If one is not a U.S. Citizen, having a conviction for a drug offense can easily subject that person to removal proceedings. Naturally, it matters what the offense is. For example if it is an infraction violation for possession of less than an ounce of marijuance, deportation is not a possibility. However, for more serious offenses it certainly is. To read more about the immigration consequences of a conviction for a drug offense, click on the following link – http://www.greghillassociates.com/lawyer-attorney-1885887.html.
It comes as a shock to many of our clients that a judge can require someone on probation to turn in their “medical marijuana” card or recommendation. If the marijuana is for treating a medical condition, is this legal? After all, isn’t the judge going to cause the person pain and suffering? Is this sadism? It this legal? Click on the article link that follows here to read a summary of a case that answered these questions – http://www.greghillassociates.com/lawyer-attorney-1874968.html.
What exactly is a search? If an officer watches someone walking down a public street, is that a search? If the officer takes a photograph of someone in public, is that a seizure of evidence of the person’s whereabouts? What if the police place a GPS tracking device on a suspected drug dealer’s car, without his knowledge, and monitor his travels on public roads? Is that a lawful search and seizure? Click on the following link to find out answers to these questions – http://www.greghillassociates.com/lawyer-attorney-1871166.html.
Who is eligible for a drug diversion program? Granted, most folks who are arrested for possession of drugs, if they are for their own use, need treatment more than jail. However, not everyone qualifies. Moreover, what is the difference between Prop 36 and PC 1000? Click on the short article that follows to read answers to these questions –
Not all evidence is admissible to prove something. A judge has the power to exclude certain evidence if its introduction would cause undue prejudice, consume too much time for its value, confuse a juror, cause undue sympathy or is just irrelevant in the judge’s discretion. The following case summary epitomizes this principal in a drug case where evidence of a drug cartel being involved was introduced. Click on the following link to read about this –http://www.greghillassociates.com/lawyer-attorney-2097413.html.
Occasionally, a client will tell us that the police made a traffic stop of the client’s car and searched the car from top to bottom, trunk to engine compartment. The experience can be terrifying because the police often bring a drug-sniffing dog to walk through the car. The police may find a baggie or more of legal marijuana and they take it. The same experience could happen at one’s home. Then no charges are filed. The client is usually thankful for this and hesitant about upsetting the police by asking for the return of his marijuana. What about asking one’s homeowner’s insurance? After all, isn’t this what it is for? Click on the attached article to read a case that discussed this.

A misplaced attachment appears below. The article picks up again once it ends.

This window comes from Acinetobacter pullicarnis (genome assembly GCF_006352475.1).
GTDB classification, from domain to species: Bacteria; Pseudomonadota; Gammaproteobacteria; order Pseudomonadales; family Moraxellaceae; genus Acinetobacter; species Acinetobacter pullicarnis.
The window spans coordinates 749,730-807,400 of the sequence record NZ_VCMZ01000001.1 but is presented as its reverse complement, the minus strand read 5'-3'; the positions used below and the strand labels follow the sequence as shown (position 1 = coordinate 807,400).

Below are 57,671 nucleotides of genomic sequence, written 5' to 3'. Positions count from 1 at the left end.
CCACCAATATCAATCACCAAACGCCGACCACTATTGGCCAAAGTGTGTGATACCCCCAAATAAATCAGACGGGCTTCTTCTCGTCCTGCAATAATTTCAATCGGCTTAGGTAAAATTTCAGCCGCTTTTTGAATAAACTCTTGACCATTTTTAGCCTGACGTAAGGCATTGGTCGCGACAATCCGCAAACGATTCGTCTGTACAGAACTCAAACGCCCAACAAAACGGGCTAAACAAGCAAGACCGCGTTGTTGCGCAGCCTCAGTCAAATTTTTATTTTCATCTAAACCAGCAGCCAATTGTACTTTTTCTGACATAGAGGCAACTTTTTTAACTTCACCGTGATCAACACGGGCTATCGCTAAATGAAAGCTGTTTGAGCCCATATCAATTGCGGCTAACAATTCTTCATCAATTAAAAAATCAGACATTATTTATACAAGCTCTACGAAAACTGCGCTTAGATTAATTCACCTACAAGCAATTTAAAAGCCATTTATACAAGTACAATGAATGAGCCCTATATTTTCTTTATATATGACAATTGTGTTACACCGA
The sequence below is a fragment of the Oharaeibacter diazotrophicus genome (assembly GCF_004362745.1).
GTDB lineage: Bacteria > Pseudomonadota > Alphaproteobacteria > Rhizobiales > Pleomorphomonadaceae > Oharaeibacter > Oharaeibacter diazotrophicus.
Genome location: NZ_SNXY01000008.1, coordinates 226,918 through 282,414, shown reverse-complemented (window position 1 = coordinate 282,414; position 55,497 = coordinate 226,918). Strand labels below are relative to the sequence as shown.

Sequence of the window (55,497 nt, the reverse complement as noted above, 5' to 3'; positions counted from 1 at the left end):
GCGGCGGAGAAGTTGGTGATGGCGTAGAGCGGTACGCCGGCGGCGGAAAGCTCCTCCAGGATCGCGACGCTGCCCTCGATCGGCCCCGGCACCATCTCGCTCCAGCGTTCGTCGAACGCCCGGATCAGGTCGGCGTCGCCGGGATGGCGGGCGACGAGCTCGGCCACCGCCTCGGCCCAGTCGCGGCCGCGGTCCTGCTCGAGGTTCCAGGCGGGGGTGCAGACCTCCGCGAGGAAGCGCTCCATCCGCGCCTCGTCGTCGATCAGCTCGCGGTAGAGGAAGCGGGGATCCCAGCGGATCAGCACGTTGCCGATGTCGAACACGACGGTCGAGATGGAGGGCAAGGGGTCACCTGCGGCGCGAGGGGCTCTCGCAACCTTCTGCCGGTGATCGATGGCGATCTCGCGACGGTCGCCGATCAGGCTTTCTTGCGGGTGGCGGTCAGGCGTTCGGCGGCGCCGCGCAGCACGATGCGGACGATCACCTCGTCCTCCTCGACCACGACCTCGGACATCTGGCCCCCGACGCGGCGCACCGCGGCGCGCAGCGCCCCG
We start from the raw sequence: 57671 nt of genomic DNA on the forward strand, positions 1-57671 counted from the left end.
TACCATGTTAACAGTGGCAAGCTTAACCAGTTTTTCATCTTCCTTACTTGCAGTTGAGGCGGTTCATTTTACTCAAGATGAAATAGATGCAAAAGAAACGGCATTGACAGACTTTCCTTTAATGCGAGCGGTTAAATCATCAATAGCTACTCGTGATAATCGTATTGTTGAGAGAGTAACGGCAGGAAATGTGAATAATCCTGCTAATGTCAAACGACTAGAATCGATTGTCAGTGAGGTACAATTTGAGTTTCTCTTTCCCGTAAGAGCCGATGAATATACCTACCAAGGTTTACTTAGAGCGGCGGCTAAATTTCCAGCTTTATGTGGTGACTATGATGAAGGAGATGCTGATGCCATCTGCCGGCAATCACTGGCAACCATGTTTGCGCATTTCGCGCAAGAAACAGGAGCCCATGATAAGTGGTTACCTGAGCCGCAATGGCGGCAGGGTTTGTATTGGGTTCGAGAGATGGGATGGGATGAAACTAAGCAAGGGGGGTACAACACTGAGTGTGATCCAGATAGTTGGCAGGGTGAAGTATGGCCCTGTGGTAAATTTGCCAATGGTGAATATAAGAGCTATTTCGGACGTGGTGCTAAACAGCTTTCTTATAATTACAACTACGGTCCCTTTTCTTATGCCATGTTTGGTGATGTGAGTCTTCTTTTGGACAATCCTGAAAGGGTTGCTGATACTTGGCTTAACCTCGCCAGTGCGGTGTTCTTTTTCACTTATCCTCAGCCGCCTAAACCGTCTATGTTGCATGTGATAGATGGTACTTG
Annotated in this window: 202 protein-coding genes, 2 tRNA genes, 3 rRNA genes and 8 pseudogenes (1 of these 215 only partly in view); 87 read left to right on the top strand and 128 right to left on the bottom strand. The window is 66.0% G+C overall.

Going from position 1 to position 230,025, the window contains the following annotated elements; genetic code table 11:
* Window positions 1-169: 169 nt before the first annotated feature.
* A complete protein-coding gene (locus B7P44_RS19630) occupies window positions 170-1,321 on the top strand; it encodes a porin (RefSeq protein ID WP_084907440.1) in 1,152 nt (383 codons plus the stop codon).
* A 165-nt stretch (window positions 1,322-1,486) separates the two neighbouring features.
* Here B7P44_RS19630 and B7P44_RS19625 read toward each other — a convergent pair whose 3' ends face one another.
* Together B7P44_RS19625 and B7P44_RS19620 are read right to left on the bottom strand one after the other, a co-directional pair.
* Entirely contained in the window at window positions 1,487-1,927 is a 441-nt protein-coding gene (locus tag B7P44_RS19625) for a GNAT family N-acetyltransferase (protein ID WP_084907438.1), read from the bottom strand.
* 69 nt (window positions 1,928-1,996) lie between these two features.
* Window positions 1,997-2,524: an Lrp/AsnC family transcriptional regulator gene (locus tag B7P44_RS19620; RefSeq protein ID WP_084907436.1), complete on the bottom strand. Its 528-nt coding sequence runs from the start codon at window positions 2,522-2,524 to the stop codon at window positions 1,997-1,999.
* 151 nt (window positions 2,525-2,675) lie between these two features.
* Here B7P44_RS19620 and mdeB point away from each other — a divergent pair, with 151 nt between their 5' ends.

A drug courier, or “mule,” often will be unaware that the truck or car he is driving is loaded with drugs. The following case summary put this ignorance defense to the test, as it involved a driver moving about 75 pounds of cocaine and being paid $3,500 to do so. The judge did not believe the driver’s claim and therefore did not reduce the sentence. Click on the attached link to read a summary of this case – http://www.greghillassociates.com/lawyer-attorney-1845183.html.
The following case summary is perhaps my favorite case, as it epitomizes justice. A police officer clearly makes a pretextual stop based on a “vehicle code violation” that simply was really no violation at all. The officer’s suspicions about the driver having drugs was found true, but the driver suppressed the drugs and had the case dismissed because the traffic stop was improper. Click on the link that follows to read this great case – http://www.greghillassociates.com/lawyer-attorney-1845134.html.
Earlier on this blog, we presented an article about a conviction for possession of Ecstasy as a controlled substance being dismissed. The issue then was whether MDMA in Ecstasy meant Ecstasy was methamphetamine. In People v. Richie Quang, the court decided the answer was no. Now there is a new case, People v. Davis, that takes the opposite approach, however, we believe it will be reversed on further appeal. Click on the attached link to read about this – http://www.greghillassociates.com/lawyer-attorney-1834476.html.
When Ecstasy was first being used on a wide basis, perhaps in 1990, its allure was not only its effects, but that it was not illegal. The Health and Safety Code was seen several revisions since ecstasy came out, including several that seem to make it illegal. However, some prosecutors have had trouble obtaining convictions, as the following article explains – http://www.greghillassociates.com/lawyer-attorney-1813290.html.